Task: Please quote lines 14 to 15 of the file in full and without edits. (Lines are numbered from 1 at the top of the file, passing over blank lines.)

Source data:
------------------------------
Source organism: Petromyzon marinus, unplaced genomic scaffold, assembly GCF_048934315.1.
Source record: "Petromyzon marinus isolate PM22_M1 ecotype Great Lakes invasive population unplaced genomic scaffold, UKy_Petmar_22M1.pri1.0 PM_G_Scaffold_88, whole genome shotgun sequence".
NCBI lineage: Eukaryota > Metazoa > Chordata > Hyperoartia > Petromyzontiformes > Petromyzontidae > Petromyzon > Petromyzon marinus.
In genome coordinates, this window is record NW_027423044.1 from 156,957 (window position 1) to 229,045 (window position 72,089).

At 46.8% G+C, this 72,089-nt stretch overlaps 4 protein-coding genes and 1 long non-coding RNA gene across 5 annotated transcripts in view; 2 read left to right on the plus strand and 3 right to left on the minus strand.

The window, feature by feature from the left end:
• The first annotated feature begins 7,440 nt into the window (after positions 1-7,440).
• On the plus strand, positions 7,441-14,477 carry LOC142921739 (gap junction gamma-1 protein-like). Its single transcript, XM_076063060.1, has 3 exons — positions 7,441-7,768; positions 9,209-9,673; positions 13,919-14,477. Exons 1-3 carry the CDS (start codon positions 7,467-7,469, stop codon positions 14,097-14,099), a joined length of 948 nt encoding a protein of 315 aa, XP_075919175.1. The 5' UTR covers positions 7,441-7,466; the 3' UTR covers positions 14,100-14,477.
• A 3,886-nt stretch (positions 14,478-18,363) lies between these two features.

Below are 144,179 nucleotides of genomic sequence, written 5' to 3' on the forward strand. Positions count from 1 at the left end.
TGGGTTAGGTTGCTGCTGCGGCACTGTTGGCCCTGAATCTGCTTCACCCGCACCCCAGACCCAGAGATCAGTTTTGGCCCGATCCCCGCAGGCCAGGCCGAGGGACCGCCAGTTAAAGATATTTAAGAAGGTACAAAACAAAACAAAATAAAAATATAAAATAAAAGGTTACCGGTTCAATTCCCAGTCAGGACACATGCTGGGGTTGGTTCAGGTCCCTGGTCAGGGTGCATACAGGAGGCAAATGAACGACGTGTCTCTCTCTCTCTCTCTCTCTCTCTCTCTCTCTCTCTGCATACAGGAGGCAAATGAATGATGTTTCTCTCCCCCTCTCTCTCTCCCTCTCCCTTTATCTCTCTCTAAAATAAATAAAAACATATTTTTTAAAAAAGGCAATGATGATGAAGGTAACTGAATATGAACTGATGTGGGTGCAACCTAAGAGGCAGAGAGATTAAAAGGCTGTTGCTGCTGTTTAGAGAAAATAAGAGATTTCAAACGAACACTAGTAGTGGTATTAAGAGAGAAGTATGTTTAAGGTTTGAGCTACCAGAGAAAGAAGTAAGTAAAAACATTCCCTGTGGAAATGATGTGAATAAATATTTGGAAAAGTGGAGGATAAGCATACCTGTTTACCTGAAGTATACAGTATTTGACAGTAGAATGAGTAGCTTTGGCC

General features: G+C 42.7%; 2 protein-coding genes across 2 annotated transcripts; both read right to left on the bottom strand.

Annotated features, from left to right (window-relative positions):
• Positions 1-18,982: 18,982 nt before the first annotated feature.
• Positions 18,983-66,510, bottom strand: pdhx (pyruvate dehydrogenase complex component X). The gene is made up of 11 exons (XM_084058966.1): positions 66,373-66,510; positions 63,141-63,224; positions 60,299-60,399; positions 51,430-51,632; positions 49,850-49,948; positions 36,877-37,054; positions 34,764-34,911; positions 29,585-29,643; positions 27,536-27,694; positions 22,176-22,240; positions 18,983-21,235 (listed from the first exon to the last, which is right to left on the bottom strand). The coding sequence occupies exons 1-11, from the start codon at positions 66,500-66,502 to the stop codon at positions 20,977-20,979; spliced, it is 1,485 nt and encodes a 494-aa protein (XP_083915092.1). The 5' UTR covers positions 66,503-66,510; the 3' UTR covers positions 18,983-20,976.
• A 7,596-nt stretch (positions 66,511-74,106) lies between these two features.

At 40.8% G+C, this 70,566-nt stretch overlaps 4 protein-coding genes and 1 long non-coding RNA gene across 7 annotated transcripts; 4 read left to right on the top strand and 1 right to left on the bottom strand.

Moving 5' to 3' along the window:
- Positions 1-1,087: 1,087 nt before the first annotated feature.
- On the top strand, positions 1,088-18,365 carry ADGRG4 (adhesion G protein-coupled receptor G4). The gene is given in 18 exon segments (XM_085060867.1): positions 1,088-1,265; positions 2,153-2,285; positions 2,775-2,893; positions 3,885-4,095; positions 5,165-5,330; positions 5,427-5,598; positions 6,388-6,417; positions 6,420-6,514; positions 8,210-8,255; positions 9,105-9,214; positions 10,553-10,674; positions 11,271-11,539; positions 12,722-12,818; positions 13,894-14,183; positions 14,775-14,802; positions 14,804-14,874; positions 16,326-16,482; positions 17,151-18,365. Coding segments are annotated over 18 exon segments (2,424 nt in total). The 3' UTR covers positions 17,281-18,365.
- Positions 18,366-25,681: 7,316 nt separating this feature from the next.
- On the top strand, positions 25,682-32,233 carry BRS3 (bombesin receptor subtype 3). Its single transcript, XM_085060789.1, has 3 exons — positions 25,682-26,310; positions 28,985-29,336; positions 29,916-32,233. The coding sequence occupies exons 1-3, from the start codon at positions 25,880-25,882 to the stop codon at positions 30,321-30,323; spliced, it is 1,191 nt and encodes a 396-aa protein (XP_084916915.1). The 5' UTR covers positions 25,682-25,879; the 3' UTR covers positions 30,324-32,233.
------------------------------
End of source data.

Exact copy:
• Positions 1-18,982: 18,982 nt before the first annotated feature.
• Positions 18,983-66,510, bottom strand: pdhx (pyruvate dehydrogenase complex component X). The gene is made up of 11 exons (XM_084058966.1): positions 66,373-66,510; positions 63,141-63,224; positions 60,299-60,399; positions 51,430-51,632; positions 49,850-49,948; positions 36,877-37,054; positions 34,764-34,911; positions 29,585-29,643; positions 27,536-27,694; positions 22,176-22,240; positions 18,983-21,235 (listed from the first exon to the last, which is right to left on the bottom strand). The coding sequence occupies exons 1-11, from the start codon at positions 66,500-66,502 to the stop codon at positions 20,977-20,979; spliced, it is 1,485 nt and encodes a 494-aa protein (XP_083915092.1). The 5' UTR covers positions 66,503-66,510; the 3' UTR covers positions 18,983-20,976.